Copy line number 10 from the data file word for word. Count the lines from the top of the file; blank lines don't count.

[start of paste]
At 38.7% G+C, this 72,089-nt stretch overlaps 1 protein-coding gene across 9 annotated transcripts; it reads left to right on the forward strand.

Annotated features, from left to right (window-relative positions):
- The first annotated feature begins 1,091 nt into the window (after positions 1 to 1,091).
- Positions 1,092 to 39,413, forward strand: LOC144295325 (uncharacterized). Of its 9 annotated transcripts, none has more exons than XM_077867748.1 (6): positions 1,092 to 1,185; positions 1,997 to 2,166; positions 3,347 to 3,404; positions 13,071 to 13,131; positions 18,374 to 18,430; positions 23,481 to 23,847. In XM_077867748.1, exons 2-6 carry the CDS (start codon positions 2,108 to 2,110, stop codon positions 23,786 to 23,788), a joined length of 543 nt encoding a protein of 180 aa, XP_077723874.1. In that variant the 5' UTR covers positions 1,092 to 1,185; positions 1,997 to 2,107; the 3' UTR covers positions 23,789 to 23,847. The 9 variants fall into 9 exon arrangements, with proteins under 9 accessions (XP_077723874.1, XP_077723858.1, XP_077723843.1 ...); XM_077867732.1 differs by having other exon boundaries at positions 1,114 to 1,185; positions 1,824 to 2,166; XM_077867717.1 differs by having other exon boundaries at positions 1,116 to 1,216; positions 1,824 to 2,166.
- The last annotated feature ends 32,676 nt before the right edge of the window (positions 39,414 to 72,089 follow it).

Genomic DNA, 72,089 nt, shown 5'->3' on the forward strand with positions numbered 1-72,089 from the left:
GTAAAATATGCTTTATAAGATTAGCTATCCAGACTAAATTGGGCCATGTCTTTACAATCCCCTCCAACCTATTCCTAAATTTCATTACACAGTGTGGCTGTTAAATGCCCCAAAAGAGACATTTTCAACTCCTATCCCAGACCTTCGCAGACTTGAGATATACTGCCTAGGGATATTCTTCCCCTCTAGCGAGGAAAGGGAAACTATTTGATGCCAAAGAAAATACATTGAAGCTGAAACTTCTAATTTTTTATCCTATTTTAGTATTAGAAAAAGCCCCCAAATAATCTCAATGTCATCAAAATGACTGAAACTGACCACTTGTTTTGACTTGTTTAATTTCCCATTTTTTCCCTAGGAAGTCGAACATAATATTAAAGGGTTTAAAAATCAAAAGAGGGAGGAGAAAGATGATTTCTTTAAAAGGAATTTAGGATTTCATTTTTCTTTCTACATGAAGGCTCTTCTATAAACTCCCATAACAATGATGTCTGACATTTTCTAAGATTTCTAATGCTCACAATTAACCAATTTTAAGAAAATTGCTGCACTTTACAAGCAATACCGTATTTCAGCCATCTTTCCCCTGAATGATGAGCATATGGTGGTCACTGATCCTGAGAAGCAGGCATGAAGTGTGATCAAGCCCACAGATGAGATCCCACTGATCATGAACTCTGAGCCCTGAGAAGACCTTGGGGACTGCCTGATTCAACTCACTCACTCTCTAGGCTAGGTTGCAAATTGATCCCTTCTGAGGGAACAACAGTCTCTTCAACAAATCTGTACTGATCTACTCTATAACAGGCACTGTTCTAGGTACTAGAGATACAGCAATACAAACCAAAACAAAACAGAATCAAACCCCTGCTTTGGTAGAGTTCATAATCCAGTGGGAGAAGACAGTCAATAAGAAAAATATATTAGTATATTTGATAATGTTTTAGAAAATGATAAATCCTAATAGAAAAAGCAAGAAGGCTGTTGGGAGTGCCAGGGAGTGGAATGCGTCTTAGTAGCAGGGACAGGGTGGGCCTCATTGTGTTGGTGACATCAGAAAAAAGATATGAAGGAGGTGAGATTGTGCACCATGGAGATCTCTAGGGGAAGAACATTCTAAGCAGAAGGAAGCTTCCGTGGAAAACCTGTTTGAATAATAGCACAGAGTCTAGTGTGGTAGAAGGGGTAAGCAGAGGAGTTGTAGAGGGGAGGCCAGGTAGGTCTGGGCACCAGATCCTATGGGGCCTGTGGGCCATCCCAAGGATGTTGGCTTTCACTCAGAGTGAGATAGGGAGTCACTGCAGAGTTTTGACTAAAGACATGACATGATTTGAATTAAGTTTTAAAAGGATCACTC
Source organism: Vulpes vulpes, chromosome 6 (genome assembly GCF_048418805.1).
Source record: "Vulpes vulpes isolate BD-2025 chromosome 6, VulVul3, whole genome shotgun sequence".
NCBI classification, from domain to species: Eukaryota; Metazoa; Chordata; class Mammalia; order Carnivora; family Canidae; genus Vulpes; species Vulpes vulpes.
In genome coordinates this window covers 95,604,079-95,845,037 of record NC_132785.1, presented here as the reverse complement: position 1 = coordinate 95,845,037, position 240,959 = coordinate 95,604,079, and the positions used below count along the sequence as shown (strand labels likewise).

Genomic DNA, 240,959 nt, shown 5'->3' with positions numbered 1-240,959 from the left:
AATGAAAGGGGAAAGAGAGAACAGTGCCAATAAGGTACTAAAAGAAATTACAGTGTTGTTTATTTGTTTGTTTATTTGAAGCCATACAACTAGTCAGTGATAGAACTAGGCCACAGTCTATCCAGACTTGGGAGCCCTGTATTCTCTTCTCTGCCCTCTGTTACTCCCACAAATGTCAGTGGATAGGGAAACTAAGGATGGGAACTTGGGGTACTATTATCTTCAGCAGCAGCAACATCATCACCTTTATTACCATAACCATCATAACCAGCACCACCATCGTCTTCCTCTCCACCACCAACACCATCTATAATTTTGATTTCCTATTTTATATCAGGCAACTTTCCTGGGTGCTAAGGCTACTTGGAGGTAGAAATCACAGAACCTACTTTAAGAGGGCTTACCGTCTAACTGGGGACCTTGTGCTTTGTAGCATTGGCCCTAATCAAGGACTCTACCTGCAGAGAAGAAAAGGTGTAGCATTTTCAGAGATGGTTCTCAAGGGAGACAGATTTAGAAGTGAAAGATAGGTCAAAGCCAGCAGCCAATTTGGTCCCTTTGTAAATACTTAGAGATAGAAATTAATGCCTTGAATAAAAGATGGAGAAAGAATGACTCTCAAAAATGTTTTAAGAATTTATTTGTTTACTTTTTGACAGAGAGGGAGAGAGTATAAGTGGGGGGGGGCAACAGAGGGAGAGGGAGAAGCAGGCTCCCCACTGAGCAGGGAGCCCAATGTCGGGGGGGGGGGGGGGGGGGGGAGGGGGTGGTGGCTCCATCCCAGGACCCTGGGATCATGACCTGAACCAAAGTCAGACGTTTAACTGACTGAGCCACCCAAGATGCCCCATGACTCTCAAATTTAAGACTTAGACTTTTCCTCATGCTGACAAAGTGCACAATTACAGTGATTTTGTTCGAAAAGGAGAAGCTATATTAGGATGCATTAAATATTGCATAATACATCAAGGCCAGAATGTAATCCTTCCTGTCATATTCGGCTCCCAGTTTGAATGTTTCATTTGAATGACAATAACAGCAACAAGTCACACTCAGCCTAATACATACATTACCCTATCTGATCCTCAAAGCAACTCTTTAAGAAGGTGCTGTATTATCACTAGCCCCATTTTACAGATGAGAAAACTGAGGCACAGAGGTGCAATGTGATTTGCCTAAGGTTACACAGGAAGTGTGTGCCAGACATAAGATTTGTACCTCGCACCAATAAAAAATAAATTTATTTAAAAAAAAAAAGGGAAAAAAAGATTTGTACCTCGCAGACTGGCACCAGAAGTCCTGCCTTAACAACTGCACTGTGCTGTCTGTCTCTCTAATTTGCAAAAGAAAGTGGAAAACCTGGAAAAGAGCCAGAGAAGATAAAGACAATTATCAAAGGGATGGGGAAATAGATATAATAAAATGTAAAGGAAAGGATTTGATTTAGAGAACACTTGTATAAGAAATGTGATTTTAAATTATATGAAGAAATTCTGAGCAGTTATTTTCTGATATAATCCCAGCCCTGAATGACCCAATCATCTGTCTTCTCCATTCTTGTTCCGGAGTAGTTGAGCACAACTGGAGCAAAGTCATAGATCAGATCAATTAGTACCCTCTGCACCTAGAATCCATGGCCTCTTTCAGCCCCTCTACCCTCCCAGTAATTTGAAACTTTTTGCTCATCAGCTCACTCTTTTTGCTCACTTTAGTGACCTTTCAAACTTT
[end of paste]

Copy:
NCBI classification, from domain to species: Eukaryota; Metazoa; Chordata; class Mammalia; order Carnivora; family Canidae; genus Vulpes; species Vulpes vulpes.